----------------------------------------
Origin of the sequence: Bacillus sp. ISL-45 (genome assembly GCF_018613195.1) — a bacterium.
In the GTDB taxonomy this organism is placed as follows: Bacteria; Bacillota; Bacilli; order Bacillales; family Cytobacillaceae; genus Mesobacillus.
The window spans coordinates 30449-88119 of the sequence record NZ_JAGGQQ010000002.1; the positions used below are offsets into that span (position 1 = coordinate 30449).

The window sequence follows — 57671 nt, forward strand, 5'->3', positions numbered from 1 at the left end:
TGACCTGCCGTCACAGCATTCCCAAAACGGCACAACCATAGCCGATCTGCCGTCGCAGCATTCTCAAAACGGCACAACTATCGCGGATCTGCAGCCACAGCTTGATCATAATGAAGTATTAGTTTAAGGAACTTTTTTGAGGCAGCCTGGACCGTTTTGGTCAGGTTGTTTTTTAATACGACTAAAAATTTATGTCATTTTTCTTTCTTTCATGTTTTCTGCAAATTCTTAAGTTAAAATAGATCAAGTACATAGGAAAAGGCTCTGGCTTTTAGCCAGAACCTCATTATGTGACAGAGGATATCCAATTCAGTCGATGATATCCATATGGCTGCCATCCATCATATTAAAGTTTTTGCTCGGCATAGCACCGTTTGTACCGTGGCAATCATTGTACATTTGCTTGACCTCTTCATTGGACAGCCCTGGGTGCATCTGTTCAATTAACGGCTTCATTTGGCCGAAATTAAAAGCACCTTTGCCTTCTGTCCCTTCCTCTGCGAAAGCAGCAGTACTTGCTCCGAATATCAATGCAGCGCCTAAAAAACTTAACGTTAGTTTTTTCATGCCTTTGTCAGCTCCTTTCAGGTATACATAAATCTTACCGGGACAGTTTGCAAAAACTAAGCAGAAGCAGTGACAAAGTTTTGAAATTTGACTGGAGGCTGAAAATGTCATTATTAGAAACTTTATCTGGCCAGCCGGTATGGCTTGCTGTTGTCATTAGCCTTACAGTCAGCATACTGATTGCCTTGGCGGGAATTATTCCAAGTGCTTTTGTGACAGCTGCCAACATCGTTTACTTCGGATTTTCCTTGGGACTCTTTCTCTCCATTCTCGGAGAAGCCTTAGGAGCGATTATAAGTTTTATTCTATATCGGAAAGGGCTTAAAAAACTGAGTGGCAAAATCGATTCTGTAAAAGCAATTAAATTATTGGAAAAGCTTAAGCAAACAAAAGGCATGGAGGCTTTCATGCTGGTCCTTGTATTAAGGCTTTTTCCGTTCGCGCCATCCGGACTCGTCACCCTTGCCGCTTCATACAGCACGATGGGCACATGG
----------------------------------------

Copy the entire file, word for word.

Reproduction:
Origin of the sequence: Bacillus sp. ISL-45 (genome assembly GCF_018613195.1) — a bacterium.
In the GTDB taxonomy this organism is placed as follows: Bacteria; Bacillota; Bacilli; order Bacillales; family Cytobacillaceae; genus Mesobacillus.
The window spans coordinates 30449-88119 of the sequence record NZ_JAGGQQ010000002.1; the positions used below are offsets into that span (position 1 = coordinate 30449).

The window sequence follows — 57671 nt, forward strand, 5'->3', positions numbered from 1 at the left end:
TGACCTGCCGTCACAGCATTCCCAAAACGGCACAACCATAGCCGATCTGCCGTCGCAGCATTCTCAAAACGGCACAACTATCGCGGATCTGCAGCCACAGCTTGATCATAATGAAGTATTAGTTTAAGGAACTTTTTTGAGGCAGCCTGGACCGTTTTGGTCAGGTTGTTTTTTAATACGACTAAAAATTTATGTCATTTTTCTTTCTTTCATGTTTTCTGCAAATTCTTAAGTTAAAATAGATCAAGTACATAGGAAAAGGCTCTGGCTTTTAGCCAGAACCTCATTATGTGACAGAGGATATCCAATTCAGTCGATGATATCCATATGGCTGCCATCCATCATATTAAAGTTTTTGCTCGGCATAGCACCGTTTGTACCGTGGCAATCATTGTACATTTGCTTGACCTCTTCATTGGACAGCCCTGGGTGCATCTGTTCAATTAACGGCTTCATTTGGCCGAAATTAAAAGCACCTTTGCCTTCTGTCCCTTCCTCTGCGAAAGCAGCAGTACTTGCTCCGAATATCAATGCAGCGCCTAAAAAACTTAACGTTAGTTTTTTCATGCCTTTGTCAGCTCCTTTCAGGTATACATAAATCTTACCGGGACAGTTTGCAAAAACTAAGCAGAAGCAGTGACAAAGTTTTGAAATTTGACTGGAGGCTGAAAATGTCATTATTAGAAACTTTATCTGGCCAGCCGGTATGGCTTGCTGTTGTCATTAGCCTTACAGTCAGCATACTGATTGCCTTGGCGGGAATTATTCCAAGTGCTTTTGTGACAGCTGCCAACATCGTTTACTTCGGATTTTCCTTGGGACTCTTTCTCTCCATTCTCGGAGAAGCCTTAGGAGCGATTATAAGTTTTATTCTATATCGGAAAGGGCTTAAAAAACTGAGTGGCAAAATCGATTCTGTAAAAGCAATTAAATTATTGGAAAAGCTTAAGCAAACAAAAGGCATGGAGGCTTTCATGCTGGTCCTTGTATTAAGGCTTTTTCCGTTCGCGCCATCCGGACTCGTCACCCTTGCCGCTTCATACAGCACGATGGGCACATGG